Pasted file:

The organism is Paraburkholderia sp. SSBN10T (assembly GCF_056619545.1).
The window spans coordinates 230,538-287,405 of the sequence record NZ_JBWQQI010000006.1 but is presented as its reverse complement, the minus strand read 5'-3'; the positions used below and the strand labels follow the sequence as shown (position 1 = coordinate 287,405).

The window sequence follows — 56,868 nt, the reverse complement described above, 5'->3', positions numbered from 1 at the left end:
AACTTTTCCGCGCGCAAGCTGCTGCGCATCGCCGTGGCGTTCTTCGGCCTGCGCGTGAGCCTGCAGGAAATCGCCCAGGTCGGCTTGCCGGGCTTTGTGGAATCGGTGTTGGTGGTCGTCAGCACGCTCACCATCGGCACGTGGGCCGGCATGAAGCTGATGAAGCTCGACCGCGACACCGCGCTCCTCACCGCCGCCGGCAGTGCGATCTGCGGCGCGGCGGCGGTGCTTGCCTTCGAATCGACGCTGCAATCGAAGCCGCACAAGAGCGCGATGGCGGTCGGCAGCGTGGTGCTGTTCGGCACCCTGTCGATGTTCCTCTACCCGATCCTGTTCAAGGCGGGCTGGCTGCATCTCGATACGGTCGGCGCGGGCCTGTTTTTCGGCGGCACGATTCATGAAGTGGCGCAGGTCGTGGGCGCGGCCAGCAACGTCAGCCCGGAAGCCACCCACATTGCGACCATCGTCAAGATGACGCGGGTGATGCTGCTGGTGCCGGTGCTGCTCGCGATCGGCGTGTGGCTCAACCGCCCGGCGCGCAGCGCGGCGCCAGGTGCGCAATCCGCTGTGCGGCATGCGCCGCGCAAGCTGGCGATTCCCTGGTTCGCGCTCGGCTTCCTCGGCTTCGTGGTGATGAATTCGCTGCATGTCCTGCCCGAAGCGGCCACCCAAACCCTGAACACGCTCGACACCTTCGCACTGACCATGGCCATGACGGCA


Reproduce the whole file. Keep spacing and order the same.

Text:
The organism is Paraburkholderia sp. SSBN10T (assembly GCF_056619545.1).
The window spans coordinates 230,538-287,405 of the sequence record NZ_JBWQQI010000006.1 but is presented as its reverse complement, the minus strand read 5'-3'; the positions used below and the strand labels follow the sequence as shown (position 1 = coordinate 287,405).

The window sequence follows — 56,868 nt, the reverse complement described above, 5'->3', positions numbered from 1 at the left end:
AACTTTTCCGCGCGCAAGCTGCTGCGCATCGCCGTGGCGTTCTTCGGCCTGCGCGTGAGCCTGCAGGAAATCGCCCAGGTCGGCTTGCCGGGCTTTGTGGAATCGGTGTTGGTGGTCGTCAGCACGCTCACCATCGGCACGTGGGCCGGCATGAAGCTGATGAAGCTCGACCGCGACACCGCGCTCCTCACCGCCGCCGGCAGTGCGATCTGCGGCGCGGCGGCGGTGCTTGCCTTCGAATCGACGCTGCAATCGAAGCCGCACAAGAGCGCGATGGCGGTCGGCAGCGTGGTGCTGTTCGGCACCCTGTCGATGTTCCTCTACCCGATCCTGTTCAAGGCGGGCTGGCTGCATCTCGATACGGTCGGCGCGGGCCTGTTTTTCGGCGGCACGATTCATGAAGTGGCGCAGGTCGTGGGCGCGGCCAGCAACGTCAGCCCGGAAGCCACCCACATTGCGACCATCGTCAAGATGACGCGGGTGATGCTGCTGGTGCCGGTGCTGCTCGCGATCGGCGTGTGGCTCAACCGCCCGGCGCGCAGCGCGGCGCCAGGTGCGCAATCCGCTGTGCGGCATGCGCCGCGCAAGCTGGCGATTCCCTGGTTCGCGCTCGGCTTCCTCGGCTTCGTGGTGATGAATTCGCTGCATGTCCTGCCCGAAGCGGCCACCCAAACCCTGAACACGCTCGACACCTTCGCACTGACCATGGCCATGACGGCA